Hypothetical Bad News. You or your company has been served with a civil investigative demand requiring you to produce documents and answer questions from the government. The Department of Justice (DOJ) is investigating you for suspected violations of the False Claims Act, or perhaps for participating in a price-fixing conspiracy in violation of the antitrust laws. The investigation could drag on for years and—if you’re found liable—you may be on the hook for millions of dollars.
Hypothetical Worse News. Government agents have also inspected your premises pursuant to a search warrant, and you learn that associates of yours have been subpoenaed to testify before a grand jury. You are the target—or at least the subject—of a criminal investigation. For a company, a criminal conviction and associated fines could be devastating. For an individual, it could result in the loss of your liberty.
To provide a more concrete example, there have been dozens of administrative and criminal proceedings over the last few years that grew out of a massive public corruption scandal involving the bribing of dozens of Navy officials in exchange for participating in or turning a blind eye to baseless bills from an overseas defense contractor. Many participants have been criminally prosecuted, but the criminal investigation (which remains ongoing) has also coincided with administrative enforcement actions that resulted in the debarment of numerous contractors, permanently preventing them from doing business with the government.
More and more, government officials and agencies bring to bear all of the enforcement tools—civil, criminal, and administrative—in parallel investigations and proceedings to put a stop to unlawful conduct. If you’re the target of parallel investigations, you and your lawyer will need to be mindful about the different discovery tools available to the government, the risks of compromising your rights in one investigation through your response to another, and the need for a global settlement with the government.
All of that could fill a treatise, so I won’t try to cover it here. Instead, I’ll cover:
- A brief overview of the DOJ’s approach to parallel investigations and proceedings (they’re favored).
- Your chances of halting either a civil or administrative proceeding pending resolution of the criminal case (spoiler alert: not great).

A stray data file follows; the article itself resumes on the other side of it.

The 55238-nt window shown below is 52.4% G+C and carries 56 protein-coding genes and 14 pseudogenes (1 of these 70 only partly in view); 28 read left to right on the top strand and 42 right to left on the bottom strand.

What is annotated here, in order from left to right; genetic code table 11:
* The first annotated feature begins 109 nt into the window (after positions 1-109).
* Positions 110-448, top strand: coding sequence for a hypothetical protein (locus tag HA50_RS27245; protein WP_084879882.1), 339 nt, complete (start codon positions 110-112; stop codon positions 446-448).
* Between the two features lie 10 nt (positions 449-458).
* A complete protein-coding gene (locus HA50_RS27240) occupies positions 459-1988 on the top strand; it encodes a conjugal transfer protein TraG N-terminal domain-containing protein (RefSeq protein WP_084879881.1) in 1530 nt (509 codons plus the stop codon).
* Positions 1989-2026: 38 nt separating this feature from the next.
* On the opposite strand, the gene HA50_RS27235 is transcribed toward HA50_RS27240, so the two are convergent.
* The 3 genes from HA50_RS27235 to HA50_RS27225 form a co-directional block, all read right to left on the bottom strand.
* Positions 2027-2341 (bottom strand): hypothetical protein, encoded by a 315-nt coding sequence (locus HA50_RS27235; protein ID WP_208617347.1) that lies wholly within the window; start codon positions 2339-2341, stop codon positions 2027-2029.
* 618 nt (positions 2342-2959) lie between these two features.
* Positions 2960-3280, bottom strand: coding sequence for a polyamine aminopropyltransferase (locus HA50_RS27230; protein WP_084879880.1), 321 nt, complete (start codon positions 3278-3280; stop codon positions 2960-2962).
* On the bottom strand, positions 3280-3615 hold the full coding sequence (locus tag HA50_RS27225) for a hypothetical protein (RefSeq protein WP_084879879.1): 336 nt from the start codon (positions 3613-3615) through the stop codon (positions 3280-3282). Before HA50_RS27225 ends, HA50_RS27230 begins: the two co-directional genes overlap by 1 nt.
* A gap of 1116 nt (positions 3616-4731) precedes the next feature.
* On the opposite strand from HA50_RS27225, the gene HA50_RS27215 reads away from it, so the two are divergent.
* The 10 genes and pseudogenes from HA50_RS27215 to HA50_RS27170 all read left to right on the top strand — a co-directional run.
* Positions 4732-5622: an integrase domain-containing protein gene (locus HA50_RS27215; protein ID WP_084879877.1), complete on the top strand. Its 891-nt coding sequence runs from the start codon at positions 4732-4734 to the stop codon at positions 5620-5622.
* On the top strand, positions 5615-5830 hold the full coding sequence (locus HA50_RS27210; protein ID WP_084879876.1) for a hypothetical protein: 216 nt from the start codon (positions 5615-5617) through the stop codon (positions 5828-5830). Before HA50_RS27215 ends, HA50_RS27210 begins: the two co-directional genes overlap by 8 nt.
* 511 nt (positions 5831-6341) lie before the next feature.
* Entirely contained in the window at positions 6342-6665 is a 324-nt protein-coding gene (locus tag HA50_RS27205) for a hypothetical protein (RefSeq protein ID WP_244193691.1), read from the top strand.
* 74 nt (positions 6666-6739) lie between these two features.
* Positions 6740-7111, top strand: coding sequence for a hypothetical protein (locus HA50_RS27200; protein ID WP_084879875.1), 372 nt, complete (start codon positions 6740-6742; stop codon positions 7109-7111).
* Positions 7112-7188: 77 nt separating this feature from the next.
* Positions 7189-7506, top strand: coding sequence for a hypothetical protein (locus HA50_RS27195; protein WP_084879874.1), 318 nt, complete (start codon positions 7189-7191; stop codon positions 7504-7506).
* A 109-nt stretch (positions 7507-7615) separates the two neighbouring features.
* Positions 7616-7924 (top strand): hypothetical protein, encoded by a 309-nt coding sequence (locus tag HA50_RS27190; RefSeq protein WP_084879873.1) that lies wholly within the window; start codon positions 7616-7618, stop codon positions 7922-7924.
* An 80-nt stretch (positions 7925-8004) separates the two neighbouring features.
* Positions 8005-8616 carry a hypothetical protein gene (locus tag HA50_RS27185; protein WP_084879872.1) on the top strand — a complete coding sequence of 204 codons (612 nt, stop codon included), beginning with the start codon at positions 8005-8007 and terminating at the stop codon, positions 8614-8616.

- The importance of thinking strategically at every stage of your response—not just about the individual request or process you’re responding to—but also about how it affects the other investigations (it’s really important).
And no one expects a target letter. The Department of Justice defines a “target” of federal criminal investigation as “a person as to whom the prosecutor or the grand jury has substantial evidence linking him or her to the commission of a crime and who, in the judgment of the prosecutor, is a putative defendant.” Federal prosecutors are encouraged to notify targets of their status and give them a chance to testify before the grand jury when such notification won’t compromise the integrity of the government’s investigation—such as by prompting the target to flee the jurisdiction or destroy evidence. When they’re given, those notifications are known as target letters.
We want our clients to avoid getting those target letters. That starts with great compliance programs and robust internal controls to avoid fraud and other malfeasance. It also takes rigorous and sensitive internal investigations to determine whether there’s a problem. If the government begins its own investigation, potential white collar defendants need careful counsel to avoid enforcement action, which can take the form of civil, criminal, and administrative proceedings, and to achieve the best possible outcome in any enforcement action that does ensue.
Target Letter—published by our Investigations, Compliance & White Collar Team—is a resource for those who are in need of practical information and valuable insights covering a broad range of government investigations and state and federal criminal and civil proceedings. We’ll focus particularly on gathering news and providing analysis of white collar issues related to healthcare, government contracting, technology, money laundering, corruption, and fraud and enforcement developments in the Pacific Northwest. Because no one expects the Spanish Inquisition . . . .